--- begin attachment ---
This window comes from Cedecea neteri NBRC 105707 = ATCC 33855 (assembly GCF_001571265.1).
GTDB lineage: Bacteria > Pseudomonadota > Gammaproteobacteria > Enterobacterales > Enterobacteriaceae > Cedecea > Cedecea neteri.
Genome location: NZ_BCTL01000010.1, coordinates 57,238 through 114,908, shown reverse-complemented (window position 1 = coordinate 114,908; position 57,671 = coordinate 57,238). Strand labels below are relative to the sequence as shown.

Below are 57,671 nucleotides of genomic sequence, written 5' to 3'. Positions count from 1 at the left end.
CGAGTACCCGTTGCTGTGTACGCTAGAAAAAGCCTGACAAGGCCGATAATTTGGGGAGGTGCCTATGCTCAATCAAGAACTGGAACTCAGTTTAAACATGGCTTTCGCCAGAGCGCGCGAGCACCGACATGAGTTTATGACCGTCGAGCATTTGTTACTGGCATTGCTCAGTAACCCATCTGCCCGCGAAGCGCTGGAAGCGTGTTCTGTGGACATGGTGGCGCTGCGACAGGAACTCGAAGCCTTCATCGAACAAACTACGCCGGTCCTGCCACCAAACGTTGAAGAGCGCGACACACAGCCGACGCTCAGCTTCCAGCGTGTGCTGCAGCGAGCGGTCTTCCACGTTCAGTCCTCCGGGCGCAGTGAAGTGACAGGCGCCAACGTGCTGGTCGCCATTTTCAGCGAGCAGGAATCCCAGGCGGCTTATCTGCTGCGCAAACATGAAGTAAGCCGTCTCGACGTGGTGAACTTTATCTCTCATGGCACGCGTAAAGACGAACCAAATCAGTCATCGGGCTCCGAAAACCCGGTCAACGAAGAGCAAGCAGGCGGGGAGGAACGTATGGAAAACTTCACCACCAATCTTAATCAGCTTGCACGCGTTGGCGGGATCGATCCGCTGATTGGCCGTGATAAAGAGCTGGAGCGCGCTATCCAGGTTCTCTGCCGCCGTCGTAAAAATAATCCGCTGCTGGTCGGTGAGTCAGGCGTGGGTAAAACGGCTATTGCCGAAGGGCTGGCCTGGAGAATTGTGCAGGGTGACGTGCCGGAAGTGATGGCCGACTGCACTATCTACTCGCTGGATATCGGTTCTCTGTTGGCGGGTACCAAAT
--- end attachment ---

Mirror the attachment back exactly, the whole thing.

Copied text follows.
This window comes from Cedecea neteri NBRC 105707 = ATCC 33855 (assembly GCF_001571265.1).
GTDB lineage: Bacteria > Pseudomonadota > Gammaproteobacteria > Enterobacterales > Enterobacteriaceae > Cedecea > Cedecea neteri.
Genome location: NZ_BCTL01000010.1, coordinates 57,238 through 114,908, shown reverse-complemented (window position 1 = coordinate 114,908; position 57,671 = coordinate 57,238). Strand labels below are relative to the sequence as shown.

Below are 57,671 nucleotides of genomic sequence, written 5' to 3'. Positions count from 1 at the left end.
CGAGTACCCGTTGCTGTGTACGCTAGAAAAAGCCTGACAAGGCCGATAATTTGGGGAGGTGCCTATGCTCAATCAAGAACTGGAACTCAGTTTAAACATGGCTTTCGCCAGAGCGCGCGAGCACCGACATGAGTTTATGACCGTCGAGCATTTGTTACTGGCATTGCTCAGTAACCCATCTGCCCGCGAAGCGCTGGAAGCGTGTTCTGTGGACATGGTGGCGCTGCGACAGGAACTCGAAGCCTTCATCGAACAAACTACGCCGGTCCTGCCACCAAACGTTGAAGAGCGCGACACACAGCCGACGCTCAGCTTCCAGCGTGTGCTGCAGCGAGCGGTCTTCCACGTTCAGTCCTCCGGGCGCAGTGAAGTGACAGGCGCCAACGTGCTGGTCGCCATTTTCAGCGAGCAGGAATCCCAGGCGGCTTATCTGCTGCGCAAACATGAAGTAAGCCGTCTCGACGTGGTGAACTTTATCTCTCATGGCACGCGTAAAGACGAACCAAATCAGTCATCGGGCTCCGAAAACCCGGTCAACGAAGAGCAAGCAGGCGGGGAGGAACGTATGGAAAACTTCACCACCAATCTTAATCAGCTTGCACGCGTTGGCGGGATCGATCCGCTGATTGGCCGTGATAAAGAGCTGGAGCGCGCTATCCAGGTTCTCTGCCGCCGTCGTAAAAATAATCCGCTGCTGGTCGGTGAGTCAGGCGTGGGTAAAACGGCTATTGCCGAAGGGCTGGCCTGGAGAATTGTGCAGGGTGACGTGCCGGAAGTGATGGCCGACTGCACTATCTACTCGCTGGATATCGGTTCTCTGTTGGCGGGTACCAAAT